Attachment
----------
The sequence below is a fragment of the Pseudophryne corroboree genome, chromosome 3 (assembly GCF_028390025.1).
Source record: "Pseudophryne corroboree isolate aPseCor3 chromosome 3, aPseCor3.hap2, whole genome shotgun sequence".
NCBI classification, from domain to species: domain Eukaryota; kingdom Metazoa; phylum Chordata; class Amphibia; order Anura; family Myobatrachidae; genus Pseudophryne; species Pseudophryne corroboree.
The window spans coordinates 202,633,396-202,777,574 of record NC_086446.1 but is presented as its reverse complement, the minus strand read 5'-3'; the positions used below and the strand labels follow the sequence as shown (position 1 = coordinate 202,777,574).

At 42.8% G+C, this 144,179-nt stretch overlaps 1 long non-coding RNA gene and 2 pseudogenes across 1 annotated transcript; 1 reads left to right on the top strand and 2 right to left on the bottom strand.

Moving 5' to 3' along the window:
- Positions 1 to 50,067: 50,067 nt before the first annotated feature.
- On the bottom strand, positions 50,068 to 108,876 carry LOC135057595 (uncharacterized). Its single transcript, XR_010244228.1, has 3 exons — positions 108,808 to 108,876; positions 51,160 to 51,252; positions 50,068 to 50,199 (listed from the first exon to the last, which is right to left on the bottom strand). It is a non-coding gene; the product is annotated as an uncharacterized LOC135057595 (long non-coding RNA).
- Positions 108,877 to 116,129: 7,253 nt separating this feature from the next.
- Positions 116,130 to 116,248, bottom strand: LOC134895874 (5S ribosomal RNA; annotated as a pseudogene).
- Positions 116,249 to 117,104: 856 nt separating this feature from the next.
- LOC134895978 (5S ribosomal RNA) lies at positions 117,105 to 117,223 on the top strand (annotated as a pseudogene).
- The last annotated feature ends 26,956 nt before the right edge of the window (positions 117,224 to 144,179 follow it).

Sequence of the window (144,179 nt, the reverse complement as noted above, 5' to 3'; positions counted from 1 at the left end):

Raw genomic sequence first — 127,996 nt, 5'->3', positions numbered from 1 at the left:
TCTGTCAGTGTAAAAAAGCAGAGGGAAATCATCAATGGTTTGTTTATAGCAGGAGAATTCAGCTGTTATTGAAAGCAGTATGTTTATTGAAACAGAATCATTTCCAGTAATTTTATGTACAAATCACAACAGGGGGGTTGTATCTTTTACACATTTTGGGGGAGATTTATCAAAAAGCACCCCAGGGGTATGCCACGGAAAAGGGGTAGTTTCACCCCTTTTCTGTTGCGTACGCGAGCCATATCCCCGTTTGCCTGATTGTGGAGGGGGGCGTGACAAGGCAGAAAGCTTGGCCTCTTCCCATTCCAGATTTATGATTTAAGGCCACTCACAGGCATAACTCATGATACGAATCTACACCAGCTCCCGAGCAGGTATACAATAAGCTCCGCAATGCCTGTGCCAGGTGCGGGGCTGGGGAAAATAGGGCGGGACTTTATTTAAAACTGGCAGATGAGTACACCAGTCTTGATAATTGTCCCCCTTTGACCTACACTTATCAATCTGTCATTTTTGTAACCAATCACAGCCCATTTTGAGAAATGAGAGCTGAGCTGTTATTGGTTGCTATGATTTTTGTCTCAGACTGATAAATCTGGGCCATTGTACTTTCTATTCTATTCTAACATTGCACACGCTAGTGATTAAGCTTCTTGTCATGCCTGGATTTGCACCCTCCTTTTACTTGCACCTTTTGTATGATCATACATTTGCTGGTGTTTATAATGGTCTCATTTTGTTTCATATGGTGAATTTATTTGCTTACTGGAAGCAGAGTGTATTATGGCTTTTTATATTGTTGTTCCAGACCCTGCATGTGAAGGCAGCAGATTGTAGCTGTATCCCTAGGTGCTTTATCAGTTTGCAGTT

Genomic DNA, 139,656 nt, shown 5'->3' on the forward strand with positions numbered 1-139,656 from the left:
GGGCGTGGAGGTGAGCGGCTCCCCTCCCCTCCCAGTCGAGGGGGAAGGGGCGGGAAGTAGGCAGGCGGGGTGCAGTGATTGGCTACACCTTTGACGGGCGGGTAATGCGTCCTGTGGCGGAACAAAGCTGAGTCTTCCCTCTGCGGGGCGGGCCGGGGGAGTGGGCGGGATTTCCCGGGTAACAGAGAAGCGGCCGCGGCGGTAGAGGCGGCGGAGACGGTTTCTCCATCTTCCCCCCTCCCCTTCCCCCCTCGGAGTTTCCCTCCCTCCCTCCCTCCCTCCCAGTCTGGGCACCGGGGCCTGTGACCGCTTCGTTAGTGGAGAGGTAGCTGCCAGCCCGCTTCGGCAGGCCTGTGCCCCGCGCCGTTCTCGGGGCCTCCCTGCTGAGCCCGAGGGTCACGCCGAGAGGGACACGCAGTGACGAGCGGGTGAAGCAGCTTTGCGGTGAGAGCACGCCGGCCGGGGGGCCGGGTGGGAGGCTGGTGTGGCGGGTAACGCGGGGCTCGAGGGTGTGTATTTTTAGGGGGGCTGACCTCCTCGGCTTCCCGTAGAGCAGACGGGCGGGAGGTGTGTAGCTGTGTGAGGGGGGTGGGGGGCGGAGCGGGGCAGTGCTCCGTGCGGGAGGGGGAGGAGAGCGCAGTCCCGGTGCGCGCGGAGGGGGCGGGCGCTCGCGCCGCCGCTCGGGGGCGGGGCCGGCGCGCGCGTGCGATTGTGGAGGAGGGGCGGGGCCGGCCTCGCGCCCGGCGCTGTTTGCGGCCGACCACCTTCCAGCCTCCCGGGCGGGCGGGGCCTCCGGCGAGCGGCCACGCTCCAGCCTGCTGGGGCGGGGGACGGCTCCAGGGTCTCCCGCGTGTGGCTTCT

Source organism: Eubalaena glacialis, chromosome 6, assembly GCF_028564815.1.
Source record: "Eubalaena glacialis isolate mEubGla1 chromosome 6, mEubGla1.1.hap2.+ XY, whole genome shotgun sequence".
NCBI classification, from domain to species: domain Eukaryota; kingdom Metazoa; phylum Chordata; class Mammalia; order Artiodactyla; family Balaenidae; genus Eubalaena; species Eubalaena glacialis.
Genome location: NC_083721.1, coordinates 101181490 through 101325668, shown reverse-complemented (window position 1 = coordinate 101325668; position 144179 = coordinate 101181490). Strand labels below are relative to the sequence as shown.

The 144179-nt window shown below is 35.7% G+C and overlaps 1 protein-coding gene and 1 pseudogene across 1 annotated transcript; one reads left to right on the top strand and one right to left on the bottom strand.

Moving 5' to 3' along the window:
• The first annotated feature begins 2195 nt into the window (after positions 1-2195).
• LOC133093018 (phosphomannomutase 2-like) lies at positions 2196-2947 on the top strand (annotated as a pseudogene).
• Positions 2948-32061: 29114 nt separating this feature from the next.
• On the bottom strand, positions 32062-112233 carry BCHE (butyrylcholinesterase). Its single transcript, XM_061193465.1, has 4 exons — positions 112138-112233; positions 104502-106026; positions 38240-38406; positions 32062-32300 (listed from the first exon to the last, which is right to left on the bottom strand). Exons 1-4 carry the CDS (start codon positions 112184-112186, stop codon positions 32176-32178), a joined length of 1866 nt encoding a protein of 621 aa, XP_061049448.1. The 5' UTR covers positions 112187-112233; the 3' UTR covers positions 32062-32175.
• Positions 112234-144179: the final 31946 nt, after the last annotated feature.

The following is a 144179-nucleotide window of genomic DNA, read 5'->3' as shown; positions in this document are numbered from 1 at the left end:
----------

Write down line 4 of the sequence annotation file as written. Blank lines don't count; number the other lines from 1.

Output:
The window spans coordinates 202,633,396-202,777,574 of record NC_086446.1 but is presented as its reverse complement, the minus strand read 5'-3'; the positions used below and the strand labels follow the sequence as shown (position 1 = coordinate 202,777,574).